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Food Chain Frenzy 3rd - 6th | Lesson #2, Series 6

Food Chain Frenzy

Vocabulary: Human Impact, Food Chain, Food Web, Carnivores, Herbivores, Omnivore, Consumers, Producers, Decomposers, Energy, Ecosystems

Grade Levels: 3rd - 6th

Click here for Series #6 Description

Science Framework

Spanish Lesson Plan

Lesson Bridge:

Connect this lesson (2) with ‘Living in Our Watershed’ (1) by asking students “who can tell me what a watershed is?” Have students pair share their answers before sharing with the group. Remind students that keeping our watersheds clean  is important to all life! Just like the garden, we all need clean water to survive. Another thing that we all need to survive is the sun! Do you know where most of our energy on earth comes from? (the sun). Today we will be discussing food chains and how the energy from the sun is passed around and shared by plants, animals and people!

Lesson Overview:

In this lesson, students will explore the interconnectivity between land-based pollution, water, and life forms. We will discuss food chains and food webs, and the sun as the source of all energy for life. Students will categorize populations of organisms based on what functions they serve in an ecosystem (producers, consumers, decomposers).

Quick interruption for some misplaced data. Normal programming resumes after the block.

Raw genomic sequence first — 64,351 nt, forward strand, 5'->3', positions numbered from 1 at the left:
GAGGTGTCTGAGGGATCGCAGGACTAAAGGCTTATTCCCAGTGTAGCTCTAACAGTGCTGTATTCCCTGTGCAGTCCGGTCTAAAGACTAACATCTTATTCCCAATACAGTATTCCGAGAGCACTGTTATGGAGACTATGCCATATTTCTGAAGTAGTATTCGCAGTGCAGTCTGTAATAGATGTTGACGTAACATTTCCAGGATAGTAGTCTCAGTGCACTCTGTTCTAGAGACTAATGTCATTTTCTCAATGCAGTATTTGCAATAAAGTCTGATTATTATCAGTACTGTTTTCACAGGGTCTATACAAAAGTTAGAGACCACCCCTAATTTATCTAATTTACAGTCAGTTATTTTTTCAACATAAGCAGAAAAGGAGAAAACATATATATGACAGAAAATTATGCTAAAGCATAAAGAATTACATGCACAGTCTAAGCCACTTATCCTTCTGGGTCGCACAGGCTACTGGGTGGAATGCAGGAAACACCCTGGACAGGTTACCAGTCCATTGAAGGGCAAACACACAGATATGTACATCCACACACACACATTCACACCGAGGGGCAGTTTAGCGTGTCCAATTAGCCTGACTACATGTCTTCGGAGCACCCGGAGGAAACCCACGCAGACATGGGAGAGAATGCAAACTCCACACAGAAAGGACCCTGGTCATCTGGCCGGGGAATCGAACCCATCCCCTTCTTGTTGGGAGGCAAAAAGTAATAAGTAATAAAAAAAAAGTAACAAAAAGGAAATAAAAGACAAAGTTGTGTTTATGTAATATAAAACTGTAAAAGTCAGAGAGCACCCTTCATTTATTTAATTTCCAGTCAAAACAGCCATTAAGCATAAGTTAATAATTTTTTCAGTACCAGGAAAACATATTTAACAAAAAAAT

Suggested Activities and Learning Objectives by Grade:

Essential Question(s) that Connect CCCs and SEPs:


Human Impact- The collective real-world effect our action as humans has on the environment

Food Chain- The order in which organisms or living things depend on each other to live.

Food Web- A group of food chains in an ecosystem

Carnivores- An animal that feeds on the flesh of other animals

Herbivores- An animal that only feeds on plants

Omnivore- An animal that feeds on both plants and animals

Consumers- A living thing that must eat other organisms to obtain energy

Producers- Organisms that produce their own food or energy

Decomposers- A living thing that feeds on and breaks down plant and animal matter

Energy- All living things need energy to live and grow, all energy begins with the sun.

Ecosystems- A biological community of interacting organisms and their environment.



Activity Procedure: